• Further, the camera controller 40 controls the position of the taking lens system (more specifically, the lens system, for focus control, of the taking lens system) (hereinafter, referred to simply as “position of the taking lens system”) by driving a focus control motor MT1 through a focus motor driver 47. By doing this, control of the focus state (that is, focus control) of the taking lens system 10 a is performed.
  • Moreover, the camera controller 40 changes the arrangement of a plurality of lens elements included in the taking lens system 10 a by driving a zoom control motor MT2 through a zoom motor driver 48. By doing this, the focal length f of the taking lens system 10 a is changed to thereby control the zoom magnification.
  • In a shooting standby state, the camera controller 40 displays an image for preview (live view image) shot every {fraction (1/30)} second on the LCD monitor 42 or the like. The user can perform framing and the like while viewing the live view image. Thereafter, an actual shooting image is shot in response to depression of the release button 12, and after the actual shooting, the image taken by the actual shooting is displayed on the LCD monitor 42 for a predetermined time as an image for confirmation (after view image).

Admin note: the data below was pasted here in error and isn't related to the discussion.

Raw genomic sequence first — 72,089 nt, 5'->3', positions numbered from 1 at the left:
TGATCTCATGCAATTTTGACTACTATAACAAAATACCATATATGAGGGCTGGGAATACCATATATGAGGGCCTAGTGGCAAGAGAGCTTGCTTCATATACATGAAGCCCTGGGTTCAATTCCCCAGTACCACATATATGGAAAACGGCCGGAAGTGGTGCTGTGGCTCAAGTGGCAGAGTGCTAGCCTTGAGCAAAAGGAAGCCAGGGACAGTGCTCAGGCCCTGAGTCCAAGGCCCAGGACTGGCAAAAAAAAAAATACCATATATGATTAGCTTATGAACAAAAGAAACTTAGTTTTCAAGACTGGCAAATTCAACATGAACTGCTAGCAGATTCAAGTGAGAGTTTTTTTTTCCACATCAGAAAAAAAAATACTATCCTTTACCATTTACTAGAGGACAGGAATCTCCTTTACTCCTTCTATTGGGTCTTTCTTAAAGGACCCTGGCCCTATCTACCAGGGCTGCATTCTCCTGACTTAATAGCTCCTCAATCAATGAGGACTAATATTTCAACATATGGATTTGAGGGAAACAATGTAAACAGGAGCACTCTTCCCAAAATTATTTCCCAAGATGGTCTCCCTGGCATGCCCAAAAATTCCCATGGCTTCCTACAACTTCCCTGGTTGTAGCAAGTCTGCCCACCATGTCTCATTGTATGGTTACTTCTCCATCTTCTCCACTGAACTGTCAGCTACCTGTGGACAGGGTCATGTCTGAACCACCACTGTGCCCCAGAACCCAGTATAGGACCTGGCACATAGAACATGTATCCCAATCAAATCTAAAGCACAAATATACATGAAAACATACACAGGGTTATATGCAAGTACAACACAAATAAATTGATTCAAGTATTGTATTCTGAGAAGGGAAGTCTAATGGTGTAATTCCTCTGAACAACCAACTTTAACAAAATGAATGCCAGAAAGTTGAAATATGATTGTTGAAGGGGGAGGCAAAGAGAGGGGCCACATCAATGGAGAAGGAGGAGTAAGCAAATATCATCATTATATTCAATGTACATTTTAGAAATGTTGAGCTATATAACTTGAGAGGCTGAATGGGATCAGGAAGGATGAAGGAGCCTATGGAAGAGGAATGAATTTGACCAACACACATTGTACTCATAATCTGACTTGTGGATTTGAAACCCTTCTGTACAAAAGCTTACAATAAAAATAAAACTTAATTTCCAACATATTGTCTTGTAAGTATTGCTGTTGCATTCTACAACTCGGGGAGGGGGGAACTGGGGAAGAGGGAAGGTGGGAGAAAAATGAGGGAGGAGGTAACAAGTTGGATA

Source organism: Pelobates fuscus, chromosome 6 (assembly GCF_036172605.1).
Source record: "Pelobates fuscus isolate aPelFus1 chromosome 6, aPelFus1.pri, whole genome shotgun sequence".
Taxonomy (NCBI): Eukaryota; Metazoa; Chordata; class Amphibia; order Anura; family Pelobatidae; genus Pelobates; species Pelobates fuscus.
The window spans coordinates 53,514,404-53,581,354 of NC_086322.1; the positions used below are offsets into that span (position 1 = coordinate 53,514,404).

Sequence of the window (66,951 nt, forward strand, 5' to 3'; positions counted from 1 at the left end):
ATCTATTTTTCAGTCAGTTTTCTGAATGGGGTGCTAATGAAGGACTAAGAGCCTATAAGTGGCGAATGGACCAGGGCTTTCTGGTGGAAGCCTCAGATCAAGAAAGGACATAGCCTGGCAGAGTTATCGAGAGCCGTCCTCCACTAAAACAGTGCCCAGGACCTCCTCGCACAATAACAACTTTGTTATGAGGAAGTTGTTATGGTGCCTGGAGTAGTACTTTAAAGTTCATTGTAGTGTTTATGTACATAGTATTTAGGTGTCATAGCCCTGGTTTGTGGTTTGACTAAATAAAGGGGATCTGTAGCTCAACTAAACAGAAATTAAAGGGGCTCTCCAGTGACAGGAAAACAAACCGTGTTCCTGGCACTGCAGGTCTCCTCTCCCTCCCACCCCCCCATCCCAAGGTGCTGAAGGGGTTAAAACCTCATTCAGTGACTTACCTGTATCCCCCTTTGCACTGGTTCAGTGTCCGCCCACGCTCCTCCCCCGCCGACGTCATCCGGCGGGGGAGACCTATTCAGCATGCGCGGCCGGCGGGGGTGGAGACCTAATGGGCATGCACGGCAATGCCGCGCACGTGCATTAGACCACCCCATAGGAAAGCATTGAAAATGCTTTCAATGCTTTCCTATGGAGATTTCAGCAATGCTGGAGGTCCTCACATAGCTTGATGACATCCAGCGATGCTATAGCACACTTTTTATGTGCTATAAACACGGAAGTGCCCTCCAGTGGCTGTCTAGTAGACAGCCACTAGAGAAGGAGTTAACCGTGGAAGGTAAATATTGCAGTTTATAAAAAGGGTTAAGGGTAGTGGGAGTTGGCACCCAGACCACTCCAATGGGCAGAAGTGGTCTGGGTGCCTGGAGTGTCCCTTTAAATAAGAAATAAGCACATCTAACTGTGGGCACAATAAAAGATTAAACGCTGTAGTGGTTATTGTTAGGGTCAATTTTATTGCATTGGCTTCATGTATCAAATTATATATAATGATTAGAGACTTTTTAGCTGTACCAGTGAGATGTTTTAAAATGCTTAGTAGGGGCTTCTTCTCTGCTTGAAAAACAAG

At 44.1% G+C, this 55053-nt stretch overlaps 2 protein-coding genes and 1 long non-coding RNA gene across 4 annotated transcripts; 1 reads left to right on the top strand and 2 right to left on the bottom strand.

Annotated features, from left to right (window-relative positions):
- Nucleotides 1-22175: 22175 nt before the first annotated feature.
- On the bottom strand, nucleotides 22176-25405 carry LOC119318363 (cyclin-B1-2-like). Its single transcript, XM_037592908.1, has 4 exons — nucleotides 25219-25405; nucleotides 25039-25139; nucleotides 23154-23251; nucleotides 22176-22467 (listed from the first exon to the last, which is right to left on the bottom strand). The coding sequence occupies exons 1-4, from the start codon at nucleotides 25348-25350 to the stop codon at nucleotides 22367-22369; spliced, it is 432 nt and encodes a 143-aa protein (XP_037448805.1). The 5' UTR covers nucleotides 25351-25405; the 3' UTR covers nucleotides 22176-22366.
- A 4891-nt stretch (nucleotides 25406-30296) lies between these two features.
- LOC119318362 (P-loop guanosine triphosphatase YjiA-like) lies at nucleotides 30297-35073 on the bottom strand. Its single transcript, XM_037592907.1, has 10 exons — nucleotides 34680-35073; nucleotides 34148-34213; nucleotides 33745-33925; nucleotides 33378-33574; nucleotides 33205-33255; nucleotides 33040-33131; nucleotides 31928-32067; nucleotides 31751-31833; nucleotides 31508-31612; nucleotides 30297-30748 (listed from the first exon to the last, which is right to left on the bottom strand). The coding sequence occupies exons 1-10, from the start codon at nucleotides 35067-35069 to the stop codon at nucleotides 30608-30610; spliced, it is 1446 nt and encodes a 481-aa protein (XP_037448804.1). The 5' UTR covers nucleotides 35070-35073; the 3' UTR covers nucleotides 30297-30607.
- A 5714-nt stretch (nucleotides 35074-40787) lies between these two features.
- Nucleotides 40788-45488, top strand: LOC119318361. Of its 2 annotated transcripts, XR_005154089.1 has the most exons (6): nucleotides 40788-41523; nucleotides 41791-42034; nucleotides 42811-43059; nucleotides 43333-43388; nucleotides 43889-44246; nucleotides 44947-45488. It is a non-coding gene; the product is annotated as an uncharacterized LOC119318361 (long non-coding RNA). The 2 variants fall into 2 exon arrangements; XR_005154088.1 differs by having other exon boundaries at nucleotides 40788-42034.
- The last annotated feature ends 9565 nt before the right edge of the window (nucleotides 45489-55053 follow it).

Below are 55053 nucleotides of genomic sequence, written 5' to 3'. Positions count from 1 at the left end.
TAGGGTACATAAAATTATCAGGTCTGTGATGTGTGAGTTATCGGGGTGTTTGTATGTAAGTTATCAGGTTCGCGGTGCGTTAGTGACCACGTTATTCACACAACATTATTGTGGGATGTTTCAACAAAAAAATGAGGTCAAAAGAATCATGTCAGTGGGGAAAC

• <A2. Basic Principle>
  • Subsequently, the basic principle of the focus control in this embodiment will be described.
  • At the point of time when the release button 12 is depressed to the fully depressed state S2 (that is, at the point of time when the shooting start instruction input is made), there are situations where the subject (main subject) is completely in focus and where the subject is not completely in focus. These situations are assumed even when focus control according to contrast AF or the like is performed before the release button 12 is depressed to the fully depressed state S2. This is because even when such focus control is performed in advance, there are cases where the subject is not completely in focus yet even at the point of time when the release button 12 is depressed to the fully depressed state S2 because of various factors such as a change of the framing area and a movement of the subject.